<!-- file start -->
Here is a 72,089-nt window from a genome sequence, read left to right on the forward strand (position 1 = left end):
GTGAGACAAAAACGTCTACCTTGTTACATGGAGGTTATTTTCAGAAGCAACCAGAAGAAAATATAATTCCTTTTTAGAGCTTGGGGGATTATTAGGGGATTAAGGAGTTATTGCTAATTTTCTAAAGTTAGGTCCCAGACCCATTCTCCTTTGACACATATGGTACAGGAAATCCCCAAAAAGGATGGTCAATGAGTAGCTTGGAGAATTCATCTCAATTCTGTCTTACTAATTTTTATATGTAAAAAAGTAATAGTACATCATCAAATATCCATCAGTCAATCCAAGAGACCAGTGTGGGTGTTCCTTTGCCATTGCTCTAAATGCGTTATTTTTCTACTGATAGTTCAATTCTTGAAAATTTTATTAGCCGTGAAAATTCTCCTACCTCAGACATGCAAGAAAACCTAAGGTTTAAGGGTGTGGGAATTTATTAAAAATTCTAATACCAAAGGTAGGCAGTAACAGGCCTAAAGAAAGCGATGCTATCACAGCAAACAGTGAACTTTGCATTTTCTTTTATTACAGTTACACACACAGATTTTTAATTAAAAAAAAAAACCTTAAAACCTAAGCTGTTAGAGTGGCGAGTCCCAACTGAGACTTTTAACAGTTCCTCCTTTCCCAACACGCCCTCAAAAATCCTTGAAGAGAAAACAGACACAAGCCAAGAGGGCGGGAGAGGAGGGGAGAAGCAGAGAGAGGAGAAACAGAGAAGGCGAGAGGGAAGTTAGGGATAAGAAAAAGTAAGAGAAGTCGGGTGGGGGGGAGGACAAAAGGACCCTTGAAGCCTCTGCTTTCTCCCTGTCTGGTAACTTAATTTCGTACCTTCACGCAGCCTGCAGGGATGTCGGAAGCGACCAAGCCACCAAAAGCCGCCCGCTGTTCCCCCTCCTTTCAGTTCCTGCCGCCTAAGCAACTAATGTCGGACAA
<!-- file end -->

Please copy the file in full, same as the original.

Here is a 72,089-nt window from a genome sequence, read left to right on the forward strand (position 1 = left end):
GTGAGACAAAAACGTCTACCTTGTTACATGGAGGTTATTTTCAGAAGCAACCAGAAGAAAATATAATTCCTTTTTAGAGCTTGGGGGATTATTAGGGGATTAAGGAGTTATTGCTAATTTTCTAAAGTTAGGTCCCAGACCCATTCTCCTTTGACACATATGGTACAGGAAATCCCCAAAAAGGATGGTCAATGAGTAGCTTGGAGAATTCATCTCAATTCTGTCTTACTAATTTTTATATGTAAAAAAGTAATAGTACATCATCAAATATCCATCAGTCAATCCAAGAGACCAGTGTGGGTGTTCCTTTGCCATTGCTCTAAATGCGTTATTTTTCTACTGATAGTTCAATTCTTGAAAATTTTATTAGCCGTGAAAATTCTCCTACCTCAGACATGCAAGAAAACCTAAGGTTTAAGGGTGTGGGAATTTATTAAAAATTCTAATACCAAAGGTAGGCAGTAACAGGCCTAAAGAAAGCGATGCTATCACAGCAAACAGTGAACTTTGCATTTTCTTTTATTACAGTTACACACACAGATTTTTAATTAAAAAAAAAAACCTTAAAACCTAAGCTGTTAGAGTGGCGAGTCCCAACTGAGACTTTTAACAGTTCCTCCTTTCCCAACACGCCCTCAAAAATCCTTGAAGAGAAAACAGACACAAGCCAAGAGGGCGGGAGAGGAGGGGAGAAGCAGAGAGAGGAGAAACAGAGAAGGCGAGAGGGAAGTTAGGGATAAGAAAAAGTAAGAGAAGTCGGGTGGGGGGGAGGACAAAAGGACCCTTGAAGCCTCTGCTTTCTCCCTGTCTGGTAACTTAATTTCGTACCTTCACGCAGCCTGCAGGGATGTCGGAAGCGACCAAGCCACCAAAAGCCGCCCGCTGTTCCCCCTCCTTTCAGTTCCTGCCGCCTAAGCAACTAATGTCGGACAA